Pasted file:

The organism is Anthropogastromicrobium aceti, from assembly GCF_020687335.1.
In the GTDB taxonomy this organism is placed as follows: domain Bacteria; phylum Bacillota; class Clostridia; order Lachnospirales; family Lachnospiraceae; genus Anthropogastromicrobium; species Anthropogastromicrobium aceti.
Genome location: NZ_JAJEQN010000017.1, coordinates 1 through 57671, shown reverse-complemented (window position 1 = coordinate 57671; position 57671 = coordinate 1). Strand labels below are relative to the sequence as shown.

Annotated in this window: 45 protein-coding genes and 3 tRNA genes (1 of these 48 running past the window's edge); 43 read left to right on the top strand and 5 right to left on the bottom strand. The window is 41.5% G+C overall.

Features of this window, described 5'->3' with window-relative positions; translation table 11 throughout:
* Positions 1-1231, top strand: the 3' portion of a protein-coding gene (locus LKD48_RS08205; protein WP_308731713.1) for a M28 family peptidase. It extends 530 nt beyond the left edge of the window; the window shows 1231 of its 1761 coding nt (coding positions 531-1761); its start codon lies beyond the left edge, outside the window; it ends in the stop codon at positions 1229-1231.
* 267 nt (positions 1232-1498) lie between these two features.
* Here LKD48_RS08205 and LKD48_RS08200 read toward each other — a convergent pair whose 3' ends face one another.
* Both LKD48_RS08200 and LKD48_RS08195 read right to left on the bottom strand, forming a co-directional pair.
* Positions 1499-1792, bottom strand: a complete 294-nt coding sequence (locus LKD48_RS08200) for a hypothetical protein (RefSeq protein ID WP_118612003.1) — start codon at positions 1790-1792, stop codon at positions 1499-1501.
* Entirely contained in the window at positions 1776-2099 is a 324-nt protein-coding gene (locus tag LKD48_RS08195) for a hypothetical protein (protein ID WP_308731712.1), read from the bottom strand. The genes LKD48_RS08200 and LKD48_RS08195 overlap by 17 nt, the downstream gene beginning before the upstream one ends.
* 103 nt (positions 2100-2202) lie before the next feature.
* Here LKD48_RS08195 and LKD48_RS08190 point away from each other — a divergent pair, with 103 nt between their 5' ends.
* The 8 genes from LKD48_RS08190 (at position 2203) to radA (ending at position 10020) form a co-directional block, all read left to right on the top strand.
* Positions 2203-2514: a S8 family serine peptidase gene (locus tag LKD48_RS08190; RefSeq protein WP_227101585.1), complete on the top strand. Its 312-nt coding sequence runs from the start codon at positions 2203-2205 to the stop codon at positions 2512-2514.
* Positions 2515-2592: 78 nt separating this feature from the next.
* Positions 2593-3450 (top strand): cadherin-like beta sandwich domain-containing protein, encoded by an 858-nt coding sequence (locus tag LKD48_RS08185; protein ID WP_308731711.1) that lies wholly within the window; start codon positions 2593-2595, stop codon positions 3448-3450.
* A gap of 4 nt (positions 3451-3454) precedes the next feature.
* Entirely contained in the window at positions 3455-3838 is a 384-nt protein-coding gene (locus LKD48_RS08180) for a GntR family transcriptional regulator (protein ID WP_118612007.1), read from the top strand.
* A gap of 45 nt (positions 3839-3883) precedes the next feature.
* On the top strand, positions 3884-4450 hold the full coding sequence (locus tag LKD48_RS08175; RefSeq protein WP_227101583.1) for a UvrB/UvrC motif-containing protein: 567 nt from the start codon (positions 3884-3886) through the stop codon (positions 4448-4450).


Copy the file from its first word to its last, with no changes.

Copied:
The organism is Anthropogastromicrobium aceti, from assembly GCF_020687335.1.
In the GTDB taxonomy this organism is placed as follows: domain Bacteria; phylum Bacillota; class Clostridia; order Lachnospirales; family Lachnospiraceae; genus Anthropogastromicrobium; species Anthropogastromicrobium aceti.
Genome location: NZ_JAJEQN010000017.1, coordinates 1 through 57671, shown reverse-complemented (window position 1 = coordinate 57671; position 57671 = coordinate 1). Strand labels below are relative to the sequence as shown.

Annotated in this window: 45 protein-coding genes and 3 tRNA genes (1 of these 48 running past the window's edge); 43 read left to right on the top strand and 5 right to left on the bottom strand. The window is 41.5% G+C overall.

Features of this window, described 5'->3' with window-relative positions; translation table 11 throughout:
* Positions 1-1231, top strand: the 3' portion of a protein-coding gene (locus LKD48_RS08205; protein WP_308731713.1) for a M28 family peptidase. It extends 530 nt beyond the left edge of the window; the window shows 1231 of its 1761 coding nt (coding positions 531-1761); its start codon lies beyond the left edge, outside the window; it ends in the stop codon at positions 1229-1231.
* 267 nt (positions 1232-1498) lie between these two features.
* Here LKD48_RS08205 and LKD48_RS08200 read toward each other — a convergent pair whose 3' ends face one another.
* Both LKD48_RS08200 and LKD48_RS08195 read right to left on the bottom strand, forming a co-directional pair.
* Positions 1499-1792, bottom strand: a complete 294-nt coding sequence (locus LKD48_RS08200) for a hypothetical protein (RefSeq protein ID WP_118612003.1) — start codon at positions 1790-1792, stop codon at positions 1499-1501.
* Entirely contained in the window at positions 1776-2099 is a 324-nt protein-coding gene (locus tag LKD48_RS08195) for a hypothetical protein (protein ID WP_308731712.1), read from the bottom strand. The genes LKD48_RS08200 and LKD48_RS08195 overlap by 17 nt, the downstream gene beginning before the upstream one ends.
* 103 nt (positions 2100-2202) lie before the next feature.
* Here LKD48_RS08195 and LKD48_RS08190 point away from each other — a divergent pair, with 103 nt between their 5' ends.
* The 8 genes from LKD48_RS08190 (at position 2203) to radA (ending at position 10020) form a co-directional block, all read left to right on the top strand.
* Positions 2203-2514: a S8 family serine peptidase gene (locus tag LKD48_RS08190; RefSeq protein WP_227101585.1), complete on the top strand. Its 312-nt coding sequence runs from the start codon at positions 2203-2205 to the stop codon at positions 2512-2514.
* Positions 2515-2592: 78 nt separating this feature from the next.
* Positions 2593-3450 (top strand): cadherin-like beta sandwich domain-containing protein, encoded by an 858-nt coding sequence (locus tag LKD48_RS08185; protein ID WP_308731711.1) that lies wholly within the window; start codon positions 2593-2595, stop codon positions 3448-3450.
* A gap of 4 nt (positions 3451-3454) precedes the next feature.
* Entirely contained in the window at positions 3455-3838 is a 384-nt protein-coding gene (locus LKD48_RS08180) for a GntR family transcriptional regulator (protein ID WP_118612007.1), read from the top strand.
* A gap of 45 nt (positions 3839-3883) precedes the next feature.
* On the top strand, positions 3884-4450 hold the full coding sequence (locus tag LKD48_RS08175; RefSeq protein WP_227101583.1) for a UvrB/UvrC motif-containing protein: 567 nt from the start codon (positions 3884-3886) through the stop codon (positions 4448-4450).